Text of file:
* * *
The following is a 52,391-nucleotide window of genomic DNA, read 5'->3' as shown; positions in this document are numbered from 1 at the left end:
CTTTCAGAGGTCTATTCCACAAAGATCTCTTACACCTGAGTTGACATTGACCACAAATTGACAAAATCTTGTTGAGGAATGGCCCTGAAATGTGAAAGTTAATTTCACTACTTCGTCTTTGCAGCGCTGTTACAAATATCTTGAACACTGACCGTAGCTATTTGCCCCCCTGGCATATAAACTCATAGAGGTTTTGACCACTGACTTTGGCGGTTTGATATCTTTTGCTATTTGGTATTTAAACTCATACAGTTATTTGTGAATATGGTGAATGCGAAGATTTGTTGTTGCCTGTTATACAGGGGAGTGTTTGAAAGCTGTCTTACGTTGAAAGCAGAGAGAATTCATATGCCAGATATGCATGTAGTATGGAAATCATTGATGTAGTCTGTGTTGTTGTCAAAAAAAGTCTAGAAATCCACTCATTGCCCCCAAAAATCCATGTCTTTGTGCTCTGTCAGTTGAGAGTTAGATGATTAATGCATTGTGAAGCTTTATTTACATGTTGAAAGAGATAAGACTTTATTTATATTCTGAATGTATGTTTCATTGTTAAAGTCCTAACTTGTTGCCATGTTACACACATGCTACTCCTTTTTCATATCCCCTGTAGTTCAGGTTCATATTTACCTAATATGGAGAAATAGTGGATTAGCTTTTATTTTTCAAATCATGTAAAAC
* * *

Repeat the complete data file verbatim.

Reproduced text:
The following is a 52,391-nucleotide window of genomic DNA, read 5'->3' as shown; positions in this document are numbered from 1 at the left end:
CTTTCAGAGGTCTATTCCACAAAGATCTCTTACACCTGAGTTGACATTGACCACAAATTGACAAAATCTTGTTGAGGAATGGCCCTGAAATGTGAAAGTTAATTTCACTACTTCGTCTTTGCAGCGCTGTTACAAATATCTTGAACACTGACCGTAGCTATTTGCCCCCCTGGCATATAAACTCATAGAGGTTTTGACCACTGACTTTGGCGGTTTGATATCTTTTGCTATTTGGTATTTAAACTCATACAGTTATTTGTGAATATGGTGAATGCGAAGATTTGTTGTTGCCTGTTATACAGGGGAGTGTTTGAAAGCTGTCTTACGTTGAAAGCAGAGAGAATTCATATGCCAGATATGCATGTAGTATGGAAATCATTGATGTAGTCTGTGTTGTTGTCAAAAAAAGTCTAGAAATCCACTCATTGCCCCCAAAAATCCATGTCTTTGTGCTCTGTCAGTTGAGAGTTAGATGATTAATGCATTGTGAAGCTTTATTTACATGTTGAAAGAGATAAGACTTTATTTATATTCTGAATGTATGTTTCATTGTTAAAGTCCTAACTTGTTGCCATGTTACACACATGCTACTCCTTTTTCATATCCCCTGTAGTTCAGGTTCATATTTACCTAATATGGAGAAATAGTGGATTAGCTTTTATTTTTCAAATCATGTAAAAC